is bamboo eco friendly?

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  1. Love the thoughts on this. I don’t buy bamboo clothing anymore because of what I’ve read (instead I seek organic cotton, linen, hemp, and recycled). I’ve stopped using bamboo toothbrushes just because I had to switch to Sonicare, due to some autoimmune issues, but I find plastic hard to endure. I do have a tiny thin bamboo breadboard that I live/travel with, but I keep my eyes out for a less processed (and still natural/lightweight) alternative. I think we are on the right track, trying to do better. But it’s definitely hard when there is no perfection, for sure. We have to wade through everyone who is trying to make money to find those who care about doing the best thing.

  2. Nice. I will consider using hemp toilet paper. Your article has provided useful information. Thanks guys. Hope you write more.

  3. Thanks for this thorough overview, I really appreciate.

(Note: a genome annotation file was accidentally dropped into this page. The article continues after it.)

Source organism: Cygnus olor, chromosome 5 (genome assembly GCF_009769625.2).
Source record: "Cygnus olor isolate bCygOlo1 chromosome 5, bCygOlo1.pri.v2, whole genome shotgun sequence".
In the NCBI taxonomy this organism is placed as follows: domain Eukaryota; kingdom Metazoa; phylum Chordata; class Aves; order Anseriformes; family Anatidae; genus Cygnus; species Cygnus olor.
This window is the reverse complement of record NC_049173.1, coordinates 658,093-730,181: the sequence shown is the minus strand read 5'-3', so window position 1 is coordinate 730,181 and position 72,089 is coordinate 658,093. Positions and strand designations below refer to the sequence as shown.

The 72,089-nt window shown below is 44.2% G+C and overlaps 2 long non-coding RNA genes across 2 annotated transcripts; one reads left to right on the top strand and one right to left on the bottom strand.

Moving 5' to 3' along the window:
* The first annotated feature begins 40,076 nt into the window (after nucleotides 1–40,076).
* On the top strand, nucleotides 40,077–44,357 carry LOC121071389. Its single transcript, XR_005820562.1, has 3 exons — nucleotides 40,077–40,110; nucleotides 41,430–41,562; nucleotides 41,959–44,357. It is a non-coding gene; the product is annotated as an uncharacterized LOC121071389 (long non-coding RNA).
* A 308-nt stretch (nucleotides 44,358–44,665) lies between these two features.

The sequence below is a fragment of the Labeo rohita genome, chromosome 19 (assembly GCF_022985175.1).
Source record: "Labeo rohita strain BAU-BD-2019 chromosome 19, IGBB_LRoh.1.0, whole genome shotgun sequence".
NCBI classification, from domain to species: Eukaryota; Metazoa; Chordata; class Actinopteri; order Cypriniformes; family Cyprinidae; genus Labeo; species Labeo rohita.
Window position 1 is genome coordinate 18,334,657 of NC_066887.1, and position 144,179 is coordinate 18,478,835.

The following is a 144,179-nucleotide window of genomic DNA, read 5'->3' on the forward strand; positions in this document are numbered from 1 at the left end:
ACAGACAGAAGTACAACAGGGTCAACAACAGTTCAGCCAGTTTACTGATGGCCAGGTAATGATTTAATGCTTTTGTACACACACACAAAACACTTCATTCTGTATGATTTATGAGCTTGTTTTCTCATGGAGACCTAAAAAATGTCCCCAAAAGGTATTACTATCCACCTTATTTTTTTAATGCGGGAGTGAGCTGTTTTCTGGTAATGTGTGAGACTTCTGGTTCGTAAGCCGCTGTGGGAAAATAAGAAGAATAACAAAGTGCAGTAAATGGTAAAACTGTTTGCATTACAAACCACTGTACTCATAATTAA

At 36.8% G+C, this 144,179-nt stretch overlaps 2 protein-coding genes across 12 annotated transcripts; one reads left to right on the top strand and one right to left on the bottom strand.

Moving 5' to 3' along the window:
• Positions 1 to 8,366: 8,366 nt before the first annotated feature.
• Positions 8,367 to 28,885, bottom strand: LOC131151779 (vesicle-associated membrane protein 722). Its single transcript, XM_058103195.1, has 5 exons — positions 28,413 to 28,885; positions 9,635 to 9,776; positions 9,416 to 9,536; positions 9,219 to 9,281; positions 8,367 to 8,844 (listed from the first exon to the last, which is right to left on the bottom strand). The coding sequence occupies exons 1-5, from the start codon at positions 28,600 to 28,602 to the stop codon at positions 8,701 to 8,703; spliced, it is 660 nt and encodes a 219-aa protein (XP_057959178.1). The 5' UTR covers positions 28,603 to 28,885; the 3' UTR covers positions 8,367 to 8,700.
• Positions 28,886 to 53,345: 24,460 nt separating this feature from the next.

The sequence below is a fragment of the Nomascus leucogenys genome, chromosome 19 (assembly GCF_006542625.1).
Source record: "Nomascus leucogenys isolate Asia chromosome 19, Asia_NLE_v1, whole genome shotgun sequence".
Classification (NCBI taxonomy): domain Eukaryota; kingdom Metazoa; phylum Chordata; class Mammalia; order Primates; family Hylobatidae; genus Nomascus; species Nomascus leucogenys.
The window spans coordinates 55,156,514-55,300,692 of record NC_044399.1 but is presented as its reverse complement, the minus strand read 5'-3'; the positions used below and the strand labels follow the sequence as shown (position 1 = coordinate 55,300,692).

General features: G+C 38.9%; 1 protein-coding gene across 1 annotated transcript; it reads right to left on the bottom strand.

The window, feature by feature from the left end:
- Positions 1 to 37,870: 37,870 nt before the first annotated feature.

Did you look into the adhesives used to keep the bamboo strands together? I was curious about what is used, for example to make cutting boards and engineered flooring.

    As for toilet paper, I think one must consider transportation costs. Toilet paper is very bulky once manufactured. If the makers are importing bamboo pulp to Australia or North America it’s one thing, but if they import fully-made tp… how would the footprint compare to locally produced tp from recycled fiber.

    I’m also concerned about what happens to the land if the bamboo culture is abandoned. Bamboo is practically impossible to destroy/remove, around here it’s considered an invasive species. If forest land is deforested for bamboo, the permanent loss of biodiversity can be staggering!

    Thanks again for this great piece.

    1. Brigitte! Nice to hear from you.

      Adhesives didn’t get on my radar when researching, but I’ll check it out.

      Excellent points about toilet paper and biodiversity issues. Thanks for sharing — your input is always valuable.